Trivia Questions With Answers!

Hearts Trivia Quiz Questions and Answers

Trivia quiz with answers about the card game Hearts


Hearts Trivia Quiz Questions and Answers

What is “hearts”?
A: Hearts is an "evasion-type" trick-taking playing card game for four players, although variations can accommodate between three and six players.

The game is also known as Black Lady, Black Maria, Black Widow, and Slippery Bitch, though any of these may refer to what?
A: The similar but differently-scored game Black Lady.

The game is a member of what family of trick-taking games?
A: Whist (which also includes Bridge and Spades), but the game is unique among Whist variants in that it is an evasion-type game; players avoid winning certain penalty cards in tricks, usually by avoiding winning tricks altogether.

The game of Hearts as currently known originated with a family of related games called what?
A: Reversis, which became popular around 1750 in Spain.

In this game, a penalty point was awarded for each trick won, plus additional points for capturing what?
A: J♥ or Q♥.

A similar game called "Four Jacks" centered on what?
A: Avoiding any trick containing a Jack, which were worth one penalty point, and J♠ worth two.

Over time, additional penalty cards were added to Reversis, and around 1850, the game gave way to what?
A: A simple variant of Hearts, where each heart was worth 1 point.

The Q♠ (sometimes referred to as "Calamity Jane") was introduced in a variant called Black Maria which then became known as what?
A: The standard Hearts game, and soon thereafter, the idea of "shooting the moon" was introduced to the game to add depth to the gameplay.

In the 1920s, the J♦ variation (ten positive points) was introduced, and some time later the scoring was reversed so that what?
A: Penalty points were expressed as positive instead of negative.

What are more recent additions?
A: Passing cards, breaking hearts, leading 2♣, and "shooting the foot", whereby a player attempts to shoot the moon, but succeeds in taking the Queen and all but one heart.

The game has become popular in live play among grade school students in what country?
A: Canada, and has increased in popularity through Internet gaming sites.

In many parts of the world it became known through what?
A: The Microsoft version of the game packaged with most 1990s versions of its Windows operating system, beginning in version 3.11.

What is the overall objective of the game?
A: To be the player with the fewest points by the end of the game.

How many cards are dealt to each player?
A: Thirteen.

When there are only three players, 2♦is removed from the deck before play commences, and each player receives how many cards?
A: 17.

In another alternative, a randomly chosen card is set aside face down at the beginning of play (the "Kitty"); this card goes to whom?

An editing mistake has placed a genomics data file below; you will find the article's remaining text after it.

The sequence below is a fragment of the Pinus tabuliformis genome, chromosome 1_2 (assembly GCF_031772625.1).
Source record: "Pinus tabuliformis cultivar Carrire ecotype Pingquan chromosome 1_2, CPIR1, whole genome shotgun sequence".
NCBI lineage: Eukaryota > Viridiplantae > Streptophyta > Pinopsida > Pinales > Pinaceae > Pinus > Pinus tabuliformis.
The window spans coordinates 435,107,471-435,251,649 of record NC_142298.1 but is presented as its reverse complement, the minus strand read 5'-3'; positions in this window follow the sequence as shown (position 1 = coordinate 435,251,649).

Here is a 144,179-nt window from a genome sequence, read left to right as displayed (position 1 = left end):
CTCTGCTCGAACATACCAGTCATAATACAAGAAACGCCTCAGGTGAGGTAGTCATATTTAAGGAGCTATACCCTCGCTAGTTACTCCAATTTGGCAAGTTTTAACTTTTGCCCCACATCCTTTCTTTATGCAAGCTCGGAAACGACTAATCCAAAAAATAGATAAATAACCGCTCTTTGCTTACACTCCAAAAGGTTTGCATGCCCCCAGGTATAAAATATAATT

A: Whoever takes the first Heart or, alternatively, the first trick.

When there are five players, 2♣ is removed as well as 2♦, and each player receives how many cards?
A: 10.

Alternatively, three Jokers (usually the two from one deck plus one from a similar deck) can be added, and each player receives how many cards?
A: 11.

In another alternative, two randomly chosen cards are set aside face down at the beginning of play; these cards go to whoever takes what?
A: The first heart.

When there are six players, two jokers are inserted and each player receives how many cards?
A: Nine.

When there are more than six players, two decks may be used, with cards removed or jokers added to ensure what?
A: An even deal.

The basic game of Hearts does not include what?
A: Card passing, but the most common variants do.

Before each hand begins, each player chooses three cards, and does what with them?
A: Passes them to another player.

What is the main objective of passing?
A: To try to become "short" or "void" in a suit, and thus able to play off-suit when that suit is led; or to rid one's hand of "dangerous" cards that will likely force that player to take a trick containing penalty points, such as the Ace, King, or Queen of any suit (especially spades and hearts).

There are many variations on passing; the most common does what?
A: Rotates passing through four deals; on the first deal, players pass to the left, the second deal to the right, the third across the table.

On the fourth deal no cards are passed; the cycle of four deals is then what?
A: Repeated.

When there are more than four players, only how many cards can be passed?
A: Two.

The dealer chooses the number of cards to be passed and what?
A: The direction of passing.

Players pass in what cycle?
A: One player to the left, two players to the left, three players to the left, etc.

This method accommodates how many players?
A: Any number.

Additionally, if the cycle ends with a "no pass" round, one player (the one to the first dealer's right) will always pass to whom?
A: To the dealer; this can assist in remembering where to pass cards.

The game is played like most other what?
A: Trick-taking games.

The first trick is led by whom?
A: The player to the left of the dealer.

Each other player, in clockwise order, then does what?
A: Plays a card from their hand.

Players must follow what?
A: They must follow suit; that is, play a card of the same suit as the lead card, if they are able.

If they are not able to do so, they can play what?
A: Any card (an action known as "sloughing" or "discarding"), including a penalty heart or Q♠.

The trick and any penalty points it contains are won by the player who played what?
A: The highest-value card of the suit that was led.

That player then becomes the lead player for the next trick, and play continues until what?
A: Until all players have exhausted their hands.

© 2022 - All rights reserved.      

Privacy Policy